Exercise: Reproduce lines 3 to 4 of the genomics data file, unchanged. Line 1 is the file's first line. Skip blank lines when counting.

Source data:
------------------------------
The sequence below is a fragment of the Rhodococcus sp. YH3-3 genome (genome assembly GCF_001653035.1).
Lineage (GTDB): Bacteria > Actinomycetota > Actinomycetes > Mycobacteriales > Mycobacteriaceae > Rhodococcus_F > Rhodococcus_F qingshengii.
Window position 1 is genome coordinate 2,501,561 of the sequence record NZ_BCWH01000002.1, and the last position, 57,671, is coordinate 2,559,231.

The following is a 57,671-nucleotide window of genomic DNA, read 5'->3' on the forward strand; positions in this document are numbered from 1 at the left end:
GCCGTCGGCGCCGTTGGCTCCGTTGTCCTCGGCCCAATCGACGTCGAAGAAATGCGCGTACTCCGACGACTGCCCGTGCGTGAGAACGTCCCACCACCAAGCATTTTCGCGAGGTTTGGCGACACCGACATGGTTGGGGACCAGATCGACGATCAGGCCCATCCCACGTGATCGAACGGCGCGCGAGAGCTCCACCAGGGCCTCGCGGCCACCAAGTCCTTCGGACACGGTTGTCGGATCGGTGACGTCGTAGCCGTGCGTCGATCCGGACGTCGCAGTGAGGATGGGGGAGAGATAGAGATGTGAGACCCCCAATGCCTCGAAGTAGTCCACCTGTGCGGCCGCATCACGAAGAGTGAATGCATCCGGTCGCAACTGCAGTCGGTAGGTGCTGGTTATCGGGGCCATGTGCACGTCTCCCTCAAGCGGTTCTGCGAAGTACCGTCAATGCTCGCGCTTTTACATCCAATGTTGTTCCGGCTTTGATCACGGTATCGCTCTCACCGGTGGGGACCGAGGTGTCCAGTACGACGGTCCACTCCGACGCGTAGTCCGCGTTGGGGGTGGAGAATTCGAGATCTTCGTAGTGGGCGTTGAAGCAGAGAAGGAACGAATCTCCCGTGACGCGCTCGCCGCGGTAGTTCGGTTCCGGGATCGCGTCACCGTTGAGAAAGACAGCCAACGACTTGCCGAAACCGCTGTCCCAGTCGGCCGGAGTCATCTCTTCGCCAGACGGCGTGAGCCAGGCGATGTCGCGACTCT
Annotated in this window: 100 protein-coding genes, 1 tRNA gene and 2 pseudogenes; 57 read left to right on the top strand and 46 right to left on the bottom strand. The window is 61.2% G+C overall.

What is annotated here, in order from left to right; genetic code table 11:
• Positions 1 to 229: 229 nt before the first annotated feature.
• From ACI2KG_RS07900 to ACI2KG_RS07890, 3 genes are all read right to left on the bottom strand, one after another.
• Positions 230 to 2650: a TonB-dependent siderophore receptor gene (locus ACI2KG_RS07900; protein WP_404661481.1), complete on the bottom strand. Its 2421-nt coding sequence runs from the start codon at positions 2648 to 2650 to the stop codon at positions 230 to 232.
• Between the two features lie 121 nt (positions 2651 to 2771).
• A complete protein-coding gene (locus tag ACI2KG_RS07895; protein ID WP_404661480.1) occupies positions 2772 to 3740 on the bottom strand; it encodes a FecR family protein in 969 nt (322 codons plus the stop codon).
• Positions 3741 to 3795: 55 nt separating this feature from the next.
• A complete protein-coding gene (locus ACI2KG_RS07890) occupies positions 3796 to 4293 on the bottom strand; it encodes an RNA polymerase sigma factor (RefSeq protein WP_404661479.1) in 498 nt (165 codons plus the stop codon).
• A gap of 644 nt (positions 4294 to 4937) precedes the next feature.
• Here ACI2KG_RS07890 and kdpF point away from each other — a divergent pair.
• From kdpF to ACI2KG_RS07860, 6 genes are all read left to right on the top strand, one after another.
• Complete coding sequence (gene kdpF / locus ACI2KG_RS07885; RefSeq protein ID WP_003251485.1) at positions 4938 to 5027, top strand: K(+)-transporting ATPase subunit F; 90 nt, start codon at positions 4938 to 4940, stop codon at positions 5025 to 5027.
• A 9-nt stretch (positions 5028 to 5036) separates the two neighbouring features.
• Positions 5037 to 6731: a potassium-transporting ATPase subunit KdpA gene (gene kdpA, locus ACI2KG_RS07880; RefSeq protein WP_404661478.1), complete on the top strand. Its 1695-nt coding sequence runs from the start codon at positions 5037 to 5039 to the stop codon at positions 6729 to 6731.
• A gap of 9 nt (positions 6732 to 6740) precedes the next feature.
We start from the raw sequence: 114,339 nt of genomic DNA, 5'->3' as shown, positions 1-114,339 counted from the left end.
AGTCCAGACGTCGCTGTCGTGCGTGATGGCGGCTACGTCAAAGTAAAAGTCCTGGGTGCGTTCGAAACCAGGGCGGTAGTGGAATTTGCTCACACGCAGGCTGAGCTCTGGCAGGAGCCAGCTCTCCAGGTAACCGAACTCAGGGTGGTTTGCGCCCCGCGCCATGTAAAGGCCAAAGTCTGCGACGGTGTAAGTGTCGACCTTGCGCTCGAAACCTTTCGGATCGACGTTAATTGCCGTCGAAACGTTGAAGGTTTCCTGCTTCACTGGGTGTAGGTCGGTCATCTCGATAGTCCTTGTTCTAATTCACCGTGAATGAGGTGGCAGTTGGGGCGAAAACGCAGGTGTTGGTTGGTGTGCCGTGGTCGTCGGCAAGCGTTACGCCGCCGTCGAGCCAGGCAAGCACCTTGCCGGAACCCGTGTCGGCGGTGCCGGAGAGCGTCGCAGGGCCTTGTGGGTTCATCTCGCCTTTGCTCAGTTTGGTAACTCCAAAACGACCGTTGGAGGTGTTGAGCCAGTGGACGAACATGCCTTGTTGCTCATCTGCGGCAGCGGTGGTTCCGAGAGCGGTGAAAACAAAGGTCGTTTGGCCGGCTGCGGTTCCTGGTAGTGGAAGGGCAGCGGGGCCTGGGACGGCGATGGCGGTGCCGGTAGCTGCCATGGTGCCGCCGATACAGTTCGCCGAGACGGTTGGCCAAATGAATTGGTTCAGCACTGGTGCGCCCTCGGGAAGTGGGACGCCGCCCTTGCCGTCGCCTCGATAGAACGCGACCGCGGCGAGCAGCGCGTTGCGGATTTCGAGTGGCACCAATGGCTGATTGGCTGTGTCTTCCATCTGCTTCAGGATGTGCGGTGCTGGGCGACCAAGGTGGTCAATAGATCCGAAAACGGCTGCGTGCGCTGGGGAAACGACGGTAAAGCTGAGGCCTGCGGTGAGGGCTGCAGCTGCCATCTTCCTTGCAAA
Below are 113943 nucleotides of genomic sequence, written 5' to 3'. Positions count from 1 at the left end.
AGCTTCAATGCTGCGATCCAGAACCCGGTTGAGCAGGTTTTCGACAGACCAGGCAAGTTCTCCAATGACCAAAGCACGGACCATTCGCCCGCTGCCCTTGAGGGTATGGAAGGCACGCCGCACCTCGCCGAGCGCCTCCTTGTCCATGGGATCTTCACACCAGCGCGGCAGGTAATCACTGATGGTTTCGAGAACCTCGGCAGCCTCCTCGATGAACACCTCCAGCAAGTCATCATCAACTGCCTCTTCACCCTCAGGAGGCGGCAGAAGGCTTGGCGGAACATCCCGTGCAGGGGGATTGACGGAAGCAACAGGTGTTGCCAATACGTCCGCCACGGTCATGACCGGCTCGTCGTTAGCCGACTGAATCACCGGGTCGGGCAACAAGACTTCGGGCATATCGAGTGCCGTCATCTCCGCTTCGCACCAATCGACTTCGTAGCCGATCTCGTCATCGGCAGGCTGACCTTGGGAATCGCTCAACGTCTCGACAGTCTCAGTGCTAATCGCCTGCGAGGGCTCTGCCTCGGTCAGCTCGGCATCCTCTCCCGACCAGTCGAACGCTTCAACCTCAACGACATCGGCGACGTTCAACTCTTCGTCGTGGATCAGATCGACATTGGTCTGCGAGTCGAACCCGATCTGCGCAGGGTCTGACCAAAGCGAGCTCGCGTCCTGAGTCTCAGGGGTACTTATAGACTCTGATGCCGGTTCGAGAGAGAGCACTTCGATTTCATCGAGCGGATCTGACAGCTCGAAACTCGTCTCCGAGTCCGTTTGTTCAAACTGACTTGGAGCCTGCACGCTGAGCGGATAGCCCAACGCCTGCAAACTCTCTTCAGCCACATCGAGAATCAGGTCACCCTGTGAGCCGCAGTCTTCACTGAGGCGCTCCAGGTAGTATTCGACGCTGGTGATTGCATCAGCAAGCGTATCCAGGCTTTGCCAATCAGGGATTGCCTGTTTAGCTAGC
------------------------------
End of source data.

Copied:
Window position 1 is genome coordinate 2,501,561 of the sequence record NZ_BCWH01000002.1, and the last position, 57,671, is coordinate 2,559,231.

The following is a 57,671-nucleotide window of genomic DNA, read 5'->3' on the forward strand; positions in this document are numbered from 1 at the left end: